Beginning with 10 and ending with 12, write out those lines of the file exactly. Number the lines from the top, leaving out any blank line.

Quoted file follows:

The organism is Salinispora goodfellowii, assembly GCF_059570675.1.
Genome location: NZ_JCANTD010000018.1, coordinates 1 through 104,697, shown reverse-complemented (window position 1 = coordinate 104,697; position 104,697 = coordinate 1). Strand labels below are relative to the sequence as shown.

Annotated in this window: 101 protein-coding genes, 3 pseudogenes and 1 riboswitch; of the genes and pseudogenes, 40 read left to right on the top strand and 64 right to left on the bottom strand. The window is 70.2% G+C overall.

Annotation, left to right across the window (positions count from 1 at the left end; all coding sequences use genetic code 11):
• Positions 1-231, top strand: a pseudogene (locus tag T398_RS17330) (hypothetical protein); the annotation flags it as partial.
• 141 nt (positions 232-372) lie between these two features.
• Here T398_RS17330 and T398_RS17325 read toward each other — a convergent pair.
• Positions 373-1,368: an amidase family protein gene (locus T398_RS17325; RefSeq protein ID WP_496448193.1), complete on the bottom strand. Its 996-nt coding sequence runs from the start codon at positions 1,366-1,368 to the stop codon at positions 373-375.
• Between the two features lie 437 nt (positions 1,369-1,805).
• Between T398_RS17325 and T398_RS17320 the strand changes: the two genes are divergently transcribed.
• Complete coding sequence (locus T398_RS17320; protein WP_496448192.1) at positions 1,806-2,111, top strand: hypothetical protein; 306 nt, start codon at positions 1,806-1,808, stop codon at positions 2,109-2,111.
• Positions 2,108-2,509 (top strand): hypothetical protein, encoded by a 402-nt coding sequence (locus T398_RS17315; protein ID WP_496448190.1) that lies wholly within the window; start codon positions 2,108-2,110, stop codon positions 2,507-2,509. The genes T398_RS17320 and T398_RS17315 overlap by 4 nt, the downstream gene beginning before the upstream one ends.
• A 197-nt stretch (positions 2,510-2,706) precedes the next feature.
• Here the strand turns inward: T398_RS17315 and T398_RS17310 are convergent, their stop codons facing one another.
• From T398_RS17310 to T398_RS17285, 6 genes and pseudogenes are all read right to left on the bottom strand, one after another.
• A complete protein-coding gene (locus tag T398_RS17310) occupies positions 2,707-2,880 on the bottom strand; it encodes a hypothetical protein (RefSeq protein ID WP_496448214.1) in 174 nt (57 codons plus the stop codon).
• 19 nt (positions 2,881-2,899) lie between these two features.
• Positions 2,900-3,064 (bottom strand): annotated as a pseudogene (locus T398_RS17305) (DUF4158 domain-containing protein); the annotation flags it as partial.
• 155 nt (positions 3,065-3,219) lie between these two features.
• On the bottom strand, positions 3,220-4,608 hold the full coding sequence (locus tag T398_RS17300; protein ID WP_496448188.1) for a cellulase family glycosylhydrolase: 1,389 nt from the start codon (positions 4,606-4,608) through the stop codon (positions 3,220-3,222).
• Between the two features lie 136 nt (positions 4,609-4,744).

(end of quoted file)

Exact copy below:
• Between T398_RS17325 and T398_RS17320 the strand changes: the two genes are divergently transcribed.
• Complete coding sequence (locus T398_RS17320; protein WP_496448192.1) at positions 1,806-2,111, top strand: hypothetical protein; 306 nt, start codon at positions 1,806-1,808, stop codon at positions 2,109-2,111.
• Positions 2,108-2,509 (top strand): hypothetical protein, encoded by a 402-nt coding sequence (locus T398_RS17315; protein ID WP_496448190.1) that lies wholly within the window; start codon positions 2,108-2,110, stop codon positions 2,507-2,509. The genes T398_RS17320 and T398_RS17315 overlap by 4 nt, the downstream gene beginning before the upstream one ends.